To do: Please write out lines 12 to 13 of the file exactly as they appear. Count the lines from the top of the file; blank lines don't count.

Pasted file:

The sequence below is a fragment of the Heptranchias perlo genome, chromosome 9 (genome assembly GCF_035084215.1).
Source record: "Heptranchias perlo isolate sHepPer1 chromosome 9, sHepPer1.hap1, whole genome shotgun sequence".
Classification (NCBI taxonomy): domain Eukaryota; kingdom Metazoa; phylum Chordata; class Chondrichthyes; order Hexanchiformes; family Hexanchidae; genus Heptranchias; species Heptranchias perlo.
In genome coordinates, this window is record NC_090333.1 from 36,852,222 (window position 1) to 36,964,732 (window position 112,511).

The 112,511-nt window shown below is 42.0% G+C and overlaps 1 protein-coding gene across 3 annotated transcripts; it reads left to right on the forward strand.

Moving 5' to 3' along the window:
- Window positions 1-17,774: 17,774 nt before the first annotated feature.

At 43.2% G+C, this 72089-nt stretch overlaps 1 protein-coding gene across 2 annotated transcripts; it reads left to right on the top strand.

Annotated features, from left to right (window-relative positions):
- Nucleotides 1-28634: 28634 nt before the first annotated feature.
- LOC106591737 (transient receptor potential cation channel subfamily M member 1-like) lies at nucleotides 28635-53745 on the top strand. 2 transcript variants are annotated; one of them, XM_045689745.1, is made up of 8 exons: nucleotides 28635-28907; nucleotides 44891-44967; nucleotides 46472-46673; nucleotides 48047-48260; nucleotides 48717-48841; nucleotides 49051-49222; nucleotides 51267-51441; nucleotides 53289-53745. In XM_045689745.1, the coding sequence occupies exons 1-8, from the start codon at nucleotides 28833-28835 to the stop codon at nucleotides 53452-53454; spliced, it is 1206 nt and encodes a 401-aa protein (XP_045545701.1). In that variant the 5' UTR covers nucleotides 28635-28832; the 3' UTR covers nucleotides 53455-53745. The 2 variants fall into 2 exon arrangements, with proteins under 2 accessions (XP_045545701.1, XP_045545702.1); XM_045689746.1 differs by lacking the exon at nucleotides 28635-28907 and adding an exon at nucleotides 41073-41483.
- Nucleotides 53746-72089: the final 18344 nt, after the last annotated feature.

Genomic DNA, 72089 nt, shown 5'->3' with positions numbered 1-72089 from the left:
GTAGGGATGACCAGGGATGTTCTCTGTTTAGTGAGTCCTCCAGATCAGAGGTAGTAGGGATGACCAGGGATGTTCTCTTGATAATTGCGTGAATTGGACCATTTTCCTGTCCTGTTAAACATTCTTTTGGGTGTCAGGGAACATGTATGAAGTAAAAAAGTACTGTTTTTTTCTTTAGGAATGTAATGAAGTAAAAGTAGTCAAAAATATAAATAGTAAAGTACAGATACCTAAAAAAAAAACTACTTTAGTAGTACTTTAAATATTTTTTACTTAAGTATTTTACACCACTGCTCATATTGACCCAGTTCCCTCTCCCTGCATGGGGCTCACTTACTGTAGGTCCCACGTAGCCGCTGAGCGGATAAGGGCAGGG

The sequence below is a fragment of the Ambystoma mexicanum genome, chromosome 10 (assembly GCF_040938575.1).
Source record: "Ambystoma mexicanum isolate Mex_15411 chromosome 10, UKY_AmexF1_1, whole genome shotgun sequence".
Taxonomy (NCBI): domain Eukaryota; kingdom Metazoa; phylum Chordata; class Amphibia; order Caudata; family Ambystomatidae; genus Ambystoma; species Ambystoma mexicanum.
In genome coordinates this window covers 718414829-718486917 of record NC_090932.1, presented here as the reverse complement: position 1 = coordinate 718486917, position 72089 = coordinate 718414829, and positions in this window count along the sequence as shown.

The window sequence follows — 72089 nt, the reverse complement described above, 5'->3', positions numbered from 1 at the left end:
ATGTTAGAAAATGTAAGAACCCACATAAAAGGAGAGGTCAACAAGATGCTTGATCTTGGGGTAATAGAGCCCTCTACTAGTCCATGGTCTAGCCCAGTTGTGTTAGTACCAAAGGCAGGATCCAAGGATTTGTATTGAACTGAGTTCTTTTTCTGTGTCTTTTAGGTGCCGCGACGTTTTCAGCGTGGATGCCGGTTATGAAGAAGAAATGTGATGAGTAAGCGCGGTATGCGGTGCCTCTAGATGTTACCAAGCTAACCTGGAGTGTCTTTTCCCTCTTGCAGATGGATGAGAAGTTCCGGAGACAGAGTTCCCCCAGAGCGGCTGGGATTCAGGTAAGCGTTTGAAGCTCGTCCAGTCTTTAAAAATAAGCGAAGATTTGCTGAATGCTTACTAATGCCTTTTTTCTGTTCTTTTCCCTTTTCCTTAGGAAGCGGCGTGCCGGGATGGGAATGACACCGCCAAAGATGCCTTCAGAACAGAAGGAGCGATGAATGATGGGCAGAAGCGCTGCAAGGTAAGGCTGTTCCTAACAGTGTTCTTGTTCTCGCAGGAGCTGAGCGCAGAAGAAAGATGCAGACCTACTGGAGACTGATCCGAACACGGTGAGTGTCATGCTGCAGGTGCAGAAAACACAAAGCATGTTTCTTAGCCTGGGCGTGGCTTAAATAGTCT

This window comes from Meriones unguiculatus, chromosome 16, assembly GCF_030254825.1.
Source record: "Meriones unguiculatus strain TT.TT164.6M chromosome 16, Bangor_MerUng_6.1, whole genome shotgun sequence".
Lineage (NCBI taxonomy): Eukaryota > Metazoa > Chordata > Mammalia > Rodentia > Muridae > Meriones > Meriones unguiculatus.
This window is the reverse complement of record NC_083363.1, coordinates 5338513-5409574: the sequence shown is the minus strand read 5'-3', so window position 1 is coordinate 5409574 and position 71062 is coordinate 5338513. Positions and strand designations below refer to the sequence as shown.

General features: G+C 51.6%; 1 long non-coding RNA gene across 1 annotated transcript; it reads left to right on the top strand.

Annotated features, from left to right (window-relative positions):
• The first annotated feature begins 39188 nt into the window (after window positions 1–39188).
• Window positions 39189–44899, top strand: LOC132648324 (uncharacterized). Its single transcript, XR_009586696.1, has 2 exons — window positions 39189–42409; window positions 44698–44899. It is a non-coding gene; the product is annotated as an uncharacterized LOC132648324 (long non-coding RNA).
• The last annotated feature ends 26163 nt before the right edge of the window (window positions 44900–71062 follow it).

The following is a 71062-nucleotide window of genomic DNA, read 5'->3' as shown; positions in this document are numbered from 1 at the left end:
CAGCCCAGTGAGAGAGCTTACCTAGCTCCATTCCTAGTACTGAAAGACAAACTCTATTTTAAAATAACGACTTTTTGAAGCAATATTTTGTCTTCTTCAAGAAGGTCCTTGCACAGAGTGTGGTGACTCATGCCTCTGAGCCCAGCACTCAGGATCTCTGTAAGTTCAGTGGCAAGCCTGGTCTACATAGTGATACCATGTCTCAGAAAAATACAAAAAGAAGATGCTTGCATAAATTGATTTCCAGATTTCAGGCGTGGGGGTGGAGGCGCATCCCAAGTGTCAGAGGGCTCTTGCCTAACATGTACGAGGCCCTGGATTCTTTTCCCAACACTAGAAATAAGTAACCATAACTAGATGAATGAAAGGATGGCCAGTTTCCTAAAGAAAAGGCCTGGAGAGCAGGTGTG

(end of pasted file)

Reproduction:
- Nucleotides 53746-72089: the final 18344 nt, after the last annotated feature.

Genomic DNA, 72089 nt, shown 5'->3' with positions numbered 1-72089 from the left: